• January 27, 2000: After its tailplane deicing system failed during the landing approach, a Misubishi MU-300 business jet, registration number N900WJ, touched down on Runway 31R at higher-than-normal speed as recommended for such a situation. When it became evident that the aircraft was going to overrun the runway due to the high speed and poor braking action on the slush-covered pavement, the pilot purposely steered the jet into an embankment to avoid striking light poles past the far end of the runway. There were no injuries to the four passengers or two crew, but the aircraft was written off.[76][77]
  • March 1, 2009: A Southwest Airlines (SWA) Boeing 737-7H4, registration number N741SA, carrying 132 passengers and five crew, was taxiing to a gate after landing when it collided with a stationary SWA Boeing 737-3H4, registration number N652SW, which had just departed from another gate carrying 102 passengers and five crew. The winglet of N741SA became embedded in the horizontal stabilizer of N652SW, causing minor damage to both. There were no injuries; the incident was attributed to the failure of the pilot of N741SA to correctly judge the clearance between the two airliners. The winglet has been framed and prominently displayed at the SWA pilot training center as a visual reminder to exercise caution.[78][79]

Flights departing from or bound for Love Field[edit]

The following did not occur near the airfield itself but involved flights originating from or bound for Love Field:

  • October 16, 1942: B-25C-1 Mitchell, 41-13206,[80] operated by the USAAF 5th Ferrying Group, Air Transport Command, piloted by James M. Treweek, was on a routine flight from Rosecrans Field, St. Joseph, Missouri to Dallas Love Field[81] when bad weather closed the airfield, and controllers advised crew to divert. The pilot headed west, presumably bound for Meacham Field, flying below 500 ft (152 m) altitude to stay in visual conditions under a low cloud deck. As the bomber neared Grapevine, Texas, a wingtip and aileron were sliced off by a guy-wire of WFAA radio tower, causing the pilot to lose control; all 6 crewmembers died in the subsequent crash.[82]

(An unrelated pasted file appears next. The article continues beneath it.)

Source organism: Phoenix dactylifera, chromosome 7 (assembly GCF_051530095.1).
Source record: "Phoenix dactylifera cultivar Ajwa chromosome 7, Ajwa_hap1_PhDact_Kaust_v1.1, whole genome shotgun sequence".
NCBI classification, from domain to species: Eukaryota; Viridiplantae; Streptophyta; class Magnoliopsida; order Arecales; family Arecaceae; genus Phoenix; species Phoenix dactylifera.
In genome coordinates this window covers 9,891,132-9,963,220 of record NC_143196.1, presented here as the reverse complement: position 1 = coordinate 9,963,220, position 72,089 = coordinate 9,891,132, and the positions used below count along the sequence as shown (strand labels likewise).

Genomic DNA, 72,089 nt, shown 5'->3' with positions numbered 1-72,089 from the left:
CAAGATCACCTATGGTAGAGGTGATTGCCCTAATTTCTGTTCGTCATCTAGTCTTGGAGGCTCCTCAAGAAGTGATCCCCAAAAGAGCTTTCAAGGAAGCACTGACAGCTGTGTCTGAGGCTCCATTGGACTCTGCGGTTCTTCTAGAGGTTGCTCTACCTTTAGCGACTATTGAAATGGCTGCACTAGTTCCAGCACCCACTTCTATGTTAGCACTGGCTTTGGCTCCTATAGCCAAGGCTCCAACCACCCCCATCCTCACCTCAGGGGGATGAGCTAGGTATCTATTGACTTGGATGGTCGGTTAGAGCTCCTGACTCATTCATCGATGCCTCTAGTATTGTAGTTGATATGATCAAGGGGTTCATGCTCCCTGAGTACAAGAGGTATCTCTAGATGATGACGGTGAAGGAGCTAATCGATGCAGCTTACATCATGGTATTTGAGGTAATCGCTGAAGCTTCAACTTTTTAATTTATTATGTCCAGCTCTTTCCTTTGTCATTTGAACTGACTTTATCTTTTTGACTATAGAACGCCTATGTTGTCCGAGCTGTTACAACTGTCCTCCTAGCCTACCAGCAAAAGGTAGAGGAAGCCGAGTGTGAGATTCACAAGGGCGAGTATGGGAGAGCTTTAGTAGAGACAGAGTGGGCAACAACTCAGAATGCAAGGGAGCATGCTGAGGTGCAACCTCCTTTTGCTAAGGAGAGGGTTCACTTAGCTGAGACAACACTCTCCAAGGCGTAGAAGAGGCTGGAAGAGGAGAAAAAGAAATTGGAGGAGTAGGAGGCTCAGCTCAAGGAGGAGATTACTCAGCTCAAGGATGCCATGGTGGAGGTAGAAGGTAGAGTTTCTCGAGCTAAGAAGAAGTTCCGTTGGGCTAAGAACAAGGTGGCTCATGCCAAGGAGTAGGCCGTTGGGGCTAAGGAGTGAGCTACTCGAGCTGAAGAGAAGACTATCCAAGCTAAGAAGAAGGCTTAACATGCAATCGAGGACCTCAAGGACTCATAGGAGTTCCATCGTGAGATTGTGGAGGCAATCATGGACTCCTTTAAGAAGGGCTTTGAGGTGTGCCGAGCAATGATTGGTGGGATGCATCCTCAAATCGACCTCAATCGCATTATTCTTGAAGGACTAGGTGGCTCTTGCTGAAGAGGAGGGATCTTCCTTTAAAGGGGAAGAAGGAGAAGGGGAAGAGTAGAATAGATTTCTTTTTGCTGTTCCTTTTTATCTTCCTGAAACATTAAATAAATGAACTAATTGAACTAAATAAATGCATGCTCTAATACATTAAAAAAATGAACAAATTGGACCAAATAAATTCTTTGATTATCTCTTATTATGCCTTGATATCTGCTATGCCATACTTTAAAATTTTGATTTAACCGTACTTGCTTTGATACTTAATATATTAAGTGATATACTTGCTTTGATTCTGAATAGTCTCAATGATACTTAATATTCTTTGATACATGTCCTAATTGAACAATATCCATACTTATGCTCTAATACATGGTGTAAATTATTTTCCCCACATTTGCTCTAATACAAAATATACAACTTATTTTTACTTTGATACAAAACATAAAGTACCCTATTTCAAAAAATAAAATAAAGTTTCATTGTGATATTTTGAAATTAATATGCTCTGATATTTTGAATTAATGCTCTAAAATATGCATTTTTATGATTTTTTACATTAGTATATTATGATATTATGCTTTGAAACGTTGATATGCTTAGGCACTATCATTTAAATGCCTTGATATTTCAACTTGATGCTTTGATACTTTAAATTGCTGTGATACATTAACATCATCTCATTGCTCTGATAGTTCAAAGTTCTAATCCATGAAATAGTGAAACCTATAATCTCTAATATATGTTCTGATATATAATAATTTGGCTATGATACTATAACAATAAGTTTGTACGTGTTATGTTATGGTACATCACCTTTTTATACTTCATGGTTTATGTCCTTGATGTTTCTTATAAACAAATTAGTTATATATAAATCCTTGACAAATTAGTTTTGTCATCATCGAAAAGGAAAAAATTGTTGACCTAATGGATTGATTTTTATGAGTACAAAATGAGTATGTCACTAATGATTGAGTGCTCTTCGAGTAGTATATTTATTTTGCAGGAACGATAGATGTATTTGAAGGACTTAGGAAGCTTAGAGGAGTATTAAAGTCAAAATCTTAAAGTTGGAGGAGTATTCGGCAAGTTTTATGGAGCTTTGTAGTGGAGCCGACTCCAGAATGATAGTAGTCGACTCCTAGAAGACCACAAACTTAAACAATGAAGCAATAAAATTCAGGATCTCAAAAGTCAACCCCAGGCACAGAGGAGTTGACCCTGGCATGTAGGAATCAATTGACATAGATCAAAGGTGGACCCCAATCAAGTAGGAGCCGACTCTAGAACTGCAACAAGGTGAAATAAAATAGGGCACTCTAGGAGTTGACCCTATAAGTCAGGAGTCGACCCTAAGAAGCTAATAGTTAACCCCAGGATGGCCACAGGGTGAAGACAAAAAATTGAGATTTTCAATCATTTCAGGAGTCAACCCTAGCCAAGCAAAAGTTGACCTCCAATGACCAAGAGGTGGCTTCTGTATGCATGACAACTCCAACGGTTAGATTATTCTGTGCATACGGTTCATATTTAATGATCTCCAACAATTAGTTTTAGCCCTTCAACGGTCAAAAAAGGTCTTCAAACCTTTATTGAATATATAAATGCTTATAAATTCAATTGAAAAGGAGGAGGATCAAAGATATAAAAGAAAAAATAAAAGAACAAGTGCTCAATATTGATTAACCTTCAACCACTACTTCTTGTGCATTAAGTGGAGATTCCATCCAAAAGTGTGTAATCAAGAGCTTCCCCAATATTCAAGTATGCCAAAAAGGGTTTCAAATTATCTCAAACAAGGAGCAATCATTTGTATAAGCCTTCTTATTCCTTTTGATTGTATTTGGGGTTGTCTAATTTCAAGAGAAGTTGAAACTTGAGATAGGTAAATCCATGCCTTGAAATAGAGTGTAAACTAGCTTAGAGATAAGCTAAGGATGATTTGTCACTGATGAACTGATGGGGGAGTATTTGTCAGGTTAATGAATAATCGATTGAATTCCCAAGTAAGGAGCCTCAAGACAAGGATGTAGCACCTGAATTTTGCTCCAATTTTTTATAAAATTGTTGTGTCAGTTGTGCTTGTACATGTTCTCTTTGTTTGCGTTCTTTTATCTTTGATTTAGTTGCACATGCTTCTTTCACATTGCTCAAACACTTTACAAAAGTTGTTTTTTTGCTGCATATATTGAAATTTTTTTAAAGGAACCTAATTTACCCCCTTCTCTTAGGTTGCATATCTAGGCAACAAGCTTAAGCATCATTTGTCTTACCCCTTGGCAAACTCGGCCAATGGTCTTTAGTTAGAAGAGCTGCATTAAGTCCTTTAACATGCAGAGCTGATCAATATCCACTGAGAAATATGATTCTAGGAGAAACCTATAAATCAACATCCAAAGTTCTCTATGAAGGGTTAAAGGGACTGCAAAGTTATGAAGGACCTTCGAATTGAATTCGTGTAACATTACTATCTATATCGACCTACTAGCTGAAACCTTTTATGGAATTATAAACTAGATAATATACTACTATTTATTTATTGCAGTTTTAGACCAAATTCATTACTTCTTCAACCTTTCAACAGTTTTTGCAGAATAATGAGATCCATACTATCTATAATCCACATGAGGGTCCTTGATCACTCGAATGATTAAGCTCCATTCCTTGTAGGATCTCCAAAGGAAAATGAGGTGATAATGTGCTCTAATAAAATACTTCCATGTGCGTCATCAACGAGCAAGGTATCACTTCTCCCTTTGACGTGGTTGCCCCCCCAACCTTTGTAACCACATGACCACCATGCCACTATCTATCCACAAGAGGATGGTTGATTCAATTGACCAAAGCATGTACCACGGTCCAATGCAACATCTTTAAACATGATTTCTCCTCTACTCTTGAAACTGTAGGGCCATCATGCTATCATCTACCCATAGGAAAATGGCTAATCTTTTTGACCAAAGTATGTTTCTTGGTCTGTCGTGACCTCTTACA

• September 29, 1959: Braniff International Airways Flight 542, a turboprop Lockheed L-188 Electra, suffered a mechanical failure and crashed southeast of Buffalo, Texas, while en route to Love Field from Houston, killing 29 passengers and 5 crewmembers. The Civil Aeronautics Board attributed the crash to the "whirl-mode" prop theory. [1]
  • May 3, 1968: Braniff International Airways Flight 352, a Lockheed L-188 Electra, broke up in a thunderstorm near Dawson, Texas while en route from Houston, Texas to Love Field. All 80 passengers and 5 crewmembers died.
  • November 6, 1972: An Aero Commander 680, registration number N6204D, crashed in a neighborhood near White Rock Lake minutes after takeoff from Love Field, killing both occupants; the crash was attributed to spatial disorientation in densely clouded IFR conditions.[83][84]
  • April 6, 1975: The pilot and passenger of a Bellanca 17-30A Super Viking, registration number N8293R, died on impact with terrain hidden by clouds in the Caprock Escarpment area of the Texas Panhandle while en route from Love Field to Amarillo, Texas; the crash was attributed to the pilot's decision to continue VFR flight into known IFR conditions.[85][86]
  • May 20, 1977: A Bell 47J Ranger helicopter, registration number N6736D, broke up over University Park, Texas while en route from the operator's North Dallas heliport to Love Field, killing its pilot and sole occupant; the crash was attributed to the failure of the pilot to maintain adequate rotor RPM, causing the rotor blades to strike the tail boom.[87][88]
  • October 1, 1985: All 4 occupants of a Cessna 441, registration number N400BG, and the sole occupant of a Cessna 152, registration number N5522L, were killed when the two aircraft collided nearly head-on over Southeast Dallas. The student pilot of N5522L was practicing solo maneuvers in an area about 14 mi (23 km) southeast of Love Field when air traffic controllers directed the pilot of N400BG to descend through the area inbound to Runway 31R. The collision was attributed to the failure of both pilots to watch for conflicting air traffic during VFR flight.[89][90]